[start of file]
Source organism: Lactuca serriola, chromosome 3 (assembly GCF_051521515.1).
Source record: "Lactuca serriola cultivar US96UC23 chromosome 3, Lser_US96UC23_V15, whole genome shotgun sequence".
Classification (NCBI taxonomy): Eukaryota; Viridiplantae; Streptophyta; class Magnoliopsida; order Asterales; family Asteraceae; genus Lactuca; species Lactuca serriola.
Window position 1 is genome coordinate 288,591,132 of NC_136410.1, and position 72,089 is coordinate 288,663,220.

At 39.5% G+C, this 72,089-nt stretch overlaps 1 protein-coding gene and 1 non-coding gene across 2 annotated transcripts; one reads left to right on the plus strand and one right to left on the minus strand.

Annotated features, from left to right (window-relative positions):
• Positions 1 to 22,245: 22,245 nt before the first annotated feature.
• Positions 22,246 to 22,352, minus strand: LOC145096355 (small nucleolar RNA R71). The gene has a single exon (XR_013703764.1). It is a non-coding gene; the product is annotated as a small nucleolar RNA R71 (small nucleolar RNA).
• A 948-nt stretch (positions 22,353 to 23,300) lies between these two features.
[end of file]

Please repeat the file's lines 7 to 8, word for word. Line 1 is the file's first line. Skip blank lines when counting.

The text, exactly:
• Positions 1 to 22,245: 22,245 nt before the first annotated feature.
• Positions 22,246 to 22,352, minus strand: LOC145096355 (small nucleolar RNA R71). The gene has a single exon (XR_013703764.1). It is a non-coding gene; the product is annotated as a small nucleolar RNA R71 (small nucleolar RNA).